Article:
Non-polio Enterovirus (NPEV) and Human Parechovirus (HPeV) Molecular Detection and Typing<<Return to Search Results
Molecular Detection and Genotyping by RT-semi-nested PCR and sequencing (if poliovirus is suspected refer to the Guide to Services for Polioviruses).
- Acute flaccid paralysis
- Acute haemorrhagic conjunctivitis
- Aseptic meningitis/encephalitis
- Gastrointestinal illnesses
- Hand foot and mouth disease
- Non-specific febrile illness with or without rash
- Sepsis-like picture in neonates
- Upper respiratory tract infections
- Viral Isolates/Culture -≥ 0.5 mL of infected cells and media.
- CSF - ≥ 0.2 mL.
- Serum/Plasma - Not recommended.
- Frozen Whole Blood - Not recommended-this sample type will be rejected for testing.
- Respiratory NP/OP swab, wash or aspirate - ≥ 0.5 mL.
- Stool - ≥ 1.0 g (solid) or ≥ 0.5 mL (liquid). Virus present for longer than other specimen types.
- Rectal swab
- Viral Isolates/Culture - Collect in sterile leak proof container.
- CSF - Collect in sterile leak proof container, no special medium required.
- Respiratory NP/OP swab, wash or aspirate - For washes and aspirates collect in sterile leak proof container, no special medium required. For swabs, store in viral transport medium.
- Stool - Collect in sterile leak proof container, no special medium required.
- Rectal swab - Store in viral transport medium.
Submit sample(s) in leak proof container. Store samples frozen until shipped for testing. Ship frozen on dry ice. Package Enterovirus/Parechovirus samples in a separate shipping container from other samples being sent to the NML.
Shipping of specimens shall be done by a TDG certified individual in accordance with TDG regulations. For additional information regarding classification of specimens for the purposes of shipping, consult either Part 2 Appendix 3 of the TDG Regulations or section 3.6.2 of the IATA Dangerous Goods Regulations as applicable.
For additional guidance on the transport of infectious substances in other languages, please click on the link below.
Suspected enterovirus or parechovirus infections.
Completed Enteroviruses and Enteric viruses requisition form. If possible include clinical and travel history and any enterovirus or parechovirus lab test results completed at local or provincial laboratories.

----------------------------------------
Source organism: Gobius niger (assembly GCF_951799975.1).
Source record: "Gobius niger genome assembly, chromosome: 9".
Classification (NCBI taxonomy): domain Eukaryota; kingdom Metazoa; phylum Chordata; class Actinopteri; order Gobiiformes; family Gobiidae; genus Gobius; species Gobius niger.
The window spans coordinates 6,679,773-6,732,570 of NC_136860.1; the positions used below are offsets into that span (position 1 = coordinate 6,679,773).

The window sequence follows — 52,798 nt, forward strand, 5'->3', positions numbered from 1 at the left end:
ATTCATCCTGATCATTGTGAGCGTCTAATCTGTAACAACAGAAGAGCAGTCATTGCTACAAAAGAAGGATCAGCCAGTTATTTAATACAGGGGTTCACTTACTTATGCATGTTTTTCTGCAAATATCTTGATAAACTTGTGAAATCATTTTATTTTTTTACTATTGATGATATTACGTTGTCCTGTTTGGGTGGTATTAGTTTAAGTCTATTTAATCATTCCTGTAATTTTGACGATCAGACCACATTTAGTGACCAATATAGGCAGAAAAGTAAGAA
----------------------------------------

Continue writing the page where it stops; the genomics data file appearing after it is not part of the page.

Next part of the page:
Labs that perform their own enterovirus and/or parechovirus PCR testing should submit positive samples for genotyping surveillance.
Laboratory surveillance for NPEVs and HPeV is based on published protocols that take advantage of the correlation between the partial VP1 sequence and the enterovirus (EV) serotype and parechovirus genotype. Partial EV and HPeV VP1 sequences are amplified from clinical isolates or direct specimens by RT- semi nested PCRs (RT-snPCR) using generic primers that target all human enterovirus serotypes and parechovirus genotypes to date. The amplicons generated from these RT-snPCRs are sequenced and the virus identity is determined by entering the sequence into a web-based automated genotyping tool for enteroviruses and noroviruses. A negative result does not rule out the presence of enterovirus. A negative result may be due to PCR inhibitors present in the patient sample or the viral load in the sample is below the level of detection of the assay.
21 calendar days. Stat testing available upon request.
- W.A. Nix, M. S. Oberste, and M.A. Pallansch. Sensitive, Semi-nested PCR Amplification of VP1 Sequences for Direct Identification of All Enterovirus Serotypes from Original Clinical Specimens. 2006 J. Clin. Microbiol. 44: 2698-2704.
- W.A. Nix, K. Maher, M.A. Pallansch, M.S. Oberste. Parechovirus typing in clinical specimens by nested or semi-nested PCR coupled with sequencing. 2010 J. Clin. Virol. 48: 202-207.
- A. Kroneman A, H. Vennema, K. Deforche, H.v.d. Avoort, S. Peñaranda, M.S, Oberste, J. Vinjé, M. Koopmans. An automated genotyping tool for enteroviruses and noroviruses. 2011 J Clin Virol. Jun; 51(2):121-5).